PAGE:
A regular column reader, "Roseanne" (not her real name), has been a fighter. Weighing only 21 ounces at birth, she then became overexposed to oxygen in an incubator for three months and developed retrolental fibroplasia. It's a condition that causes blindness.
It was only three years ago when Lisa Adams of Grove City, Ohio, first learned her then four-year-old daughter Eden had neuroblastoma. A National Institutes of Health website defines it as a malignant (cancerous) tumor that develops from nerve tissue and occurs in infants and children.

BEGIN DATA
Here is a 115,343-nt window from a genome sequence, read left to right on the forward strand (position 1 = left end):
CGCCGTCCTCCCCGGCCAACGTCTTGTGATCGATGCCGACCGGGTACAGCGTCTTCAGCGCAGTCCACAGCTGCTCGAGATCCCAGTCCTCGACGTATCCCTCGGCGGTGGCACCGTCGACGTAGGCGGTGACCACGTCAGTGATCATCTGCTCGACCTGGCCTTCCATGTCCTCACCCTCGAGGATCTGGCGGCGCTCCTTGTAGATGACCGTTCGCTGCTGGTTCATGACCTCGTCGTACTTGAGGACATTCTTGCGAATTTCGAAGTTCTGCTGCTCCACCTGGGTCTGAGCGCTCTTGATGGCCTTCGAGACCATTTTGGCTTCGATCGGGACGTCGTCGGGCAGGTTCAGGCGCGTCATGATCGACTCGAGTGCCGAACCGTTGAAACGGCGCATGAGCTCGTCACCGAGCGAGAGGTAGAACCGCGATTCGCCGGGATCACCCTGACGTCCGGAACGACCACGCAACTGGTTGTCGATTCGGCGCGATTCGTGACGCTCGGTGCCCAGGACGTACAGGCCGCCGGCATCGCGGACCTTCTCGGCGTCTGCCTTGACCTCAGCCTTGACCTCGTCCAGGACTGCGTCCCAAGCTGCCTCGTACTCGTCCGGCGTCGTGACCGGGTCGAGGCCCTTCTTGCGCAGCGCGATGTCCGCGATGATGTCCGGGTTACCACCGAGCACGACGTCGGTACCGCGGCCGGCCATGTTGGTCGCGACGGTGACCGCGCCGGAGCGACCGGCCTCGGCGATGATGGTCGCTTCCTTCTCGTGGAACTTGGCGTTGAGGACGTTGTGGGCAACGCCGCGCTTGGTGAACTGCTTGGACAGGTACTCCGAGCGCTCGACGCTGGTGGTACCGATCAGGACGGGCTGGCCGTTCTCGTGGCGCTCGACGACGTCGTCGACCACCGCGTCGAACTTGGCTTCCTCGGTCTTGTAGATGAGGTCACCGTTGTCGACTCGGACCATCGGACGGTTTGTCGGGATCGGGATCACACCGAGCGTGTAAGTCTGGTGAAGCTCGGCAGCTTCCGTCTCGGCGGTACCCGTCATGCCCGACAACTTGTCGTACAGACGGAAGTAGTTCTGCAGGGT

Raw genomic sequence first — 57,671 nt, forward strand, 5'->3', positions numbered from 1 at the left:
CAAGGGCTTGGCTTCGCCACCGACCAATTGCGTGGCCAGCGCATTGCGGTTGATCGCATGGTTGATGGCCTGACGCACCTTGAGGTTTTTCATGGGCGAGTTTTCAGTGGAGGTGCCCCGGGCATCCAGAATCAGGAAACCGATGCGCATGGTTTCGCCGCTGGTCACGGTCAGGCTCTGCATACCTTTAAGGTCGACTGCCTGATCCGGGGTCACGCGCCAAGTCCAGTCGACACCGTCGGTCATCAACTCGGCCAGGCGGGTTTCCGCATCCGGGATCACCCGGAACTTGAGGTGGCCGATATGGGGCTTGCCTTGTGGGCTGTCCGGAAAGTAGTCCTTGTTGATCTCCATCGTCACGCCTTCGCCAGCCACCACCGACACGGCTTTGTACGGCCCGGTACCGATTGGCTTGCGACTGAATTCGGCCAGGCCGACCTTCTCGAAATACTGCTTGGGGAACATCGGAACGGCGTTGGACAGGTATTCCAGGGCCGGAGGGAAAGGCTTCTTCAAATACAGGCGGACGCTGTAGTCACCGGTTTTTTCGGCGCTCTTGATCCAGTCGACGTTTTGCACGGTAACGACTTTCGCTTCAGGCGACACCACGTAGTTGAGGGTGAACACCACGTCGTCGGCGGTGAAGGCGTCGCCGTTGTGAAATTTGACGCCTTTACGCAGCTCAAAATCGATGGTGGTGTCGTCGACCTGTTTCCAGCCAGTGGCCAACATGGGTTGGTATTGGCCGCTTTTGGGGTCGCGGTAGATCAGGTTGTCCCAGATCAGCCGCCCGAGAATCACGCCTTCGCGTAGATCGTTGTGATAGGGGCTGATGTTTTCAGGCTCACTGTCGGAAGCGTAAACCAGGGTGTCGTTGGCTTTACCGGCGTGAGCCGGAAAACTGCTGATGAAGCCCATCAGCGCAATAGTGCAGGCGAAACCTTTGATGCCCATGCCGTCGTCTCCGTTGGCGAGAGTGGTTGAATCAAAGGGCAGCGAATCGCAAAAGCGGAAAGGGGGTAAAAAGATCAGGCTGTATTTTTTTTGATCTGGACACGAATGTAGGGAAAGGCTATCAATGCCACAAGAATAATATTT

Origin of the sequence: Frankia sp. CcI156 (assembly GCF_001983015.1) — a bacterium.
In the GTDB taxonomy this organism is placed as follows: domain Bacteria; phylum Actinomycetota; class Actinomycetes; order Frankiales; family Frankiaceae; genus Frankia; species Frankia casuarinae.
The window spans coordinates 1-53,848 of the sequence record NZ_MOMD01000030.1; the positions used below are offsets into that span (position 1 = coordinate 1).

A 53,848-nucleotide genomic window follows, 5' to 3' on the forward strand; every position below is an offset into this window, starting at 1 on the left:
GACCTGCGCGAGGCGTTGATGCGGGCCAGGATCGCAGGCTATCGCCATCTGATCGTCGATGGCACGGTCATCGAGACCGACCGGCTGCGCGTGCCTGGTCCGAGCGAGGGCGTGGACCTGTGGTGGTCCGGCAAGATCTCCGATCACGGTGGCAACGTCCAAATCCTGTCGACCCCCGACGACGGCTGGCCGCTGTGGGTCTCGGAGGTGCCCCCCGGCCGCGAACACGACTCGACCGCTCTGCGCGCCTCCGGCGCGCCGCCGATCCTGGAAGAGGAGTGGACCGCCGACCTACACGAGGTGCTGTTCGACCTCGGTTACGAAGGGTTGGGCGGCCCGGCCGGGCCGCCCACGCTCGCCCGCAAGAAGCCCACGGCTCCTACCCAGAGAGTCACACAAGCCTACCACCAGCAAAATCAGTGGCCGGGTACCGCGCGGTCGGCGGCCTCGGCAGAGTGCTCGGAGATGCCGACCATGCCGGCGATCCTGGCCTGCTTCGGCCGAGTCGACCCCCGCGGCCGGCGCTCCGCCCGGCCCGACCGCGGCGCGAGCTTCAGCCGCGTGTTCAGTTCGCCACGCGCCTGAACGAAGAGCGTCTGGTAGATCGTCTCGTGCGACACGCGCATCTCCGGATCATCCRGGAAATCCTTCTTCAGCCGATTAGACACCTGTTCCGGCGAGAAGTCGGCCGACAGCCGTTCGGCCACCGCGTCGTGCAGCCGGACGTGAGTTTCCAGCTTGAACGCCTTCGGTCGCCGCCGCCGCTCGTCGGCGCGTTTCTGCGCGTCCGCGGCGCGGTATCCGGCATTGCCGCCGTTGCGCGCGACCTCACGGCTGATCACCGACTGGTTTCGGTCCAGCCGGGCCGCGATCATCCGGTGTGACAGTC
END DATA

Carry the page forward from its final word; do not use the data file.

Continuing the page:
"Routine, routine, routine," said 48-year-old Gary LeBlanc in a telephone interview, referring to what he believed most important in caring for a person with Alzheimer's disease. He regularly reads this column in the Hernando (Fla.) Today newspaper.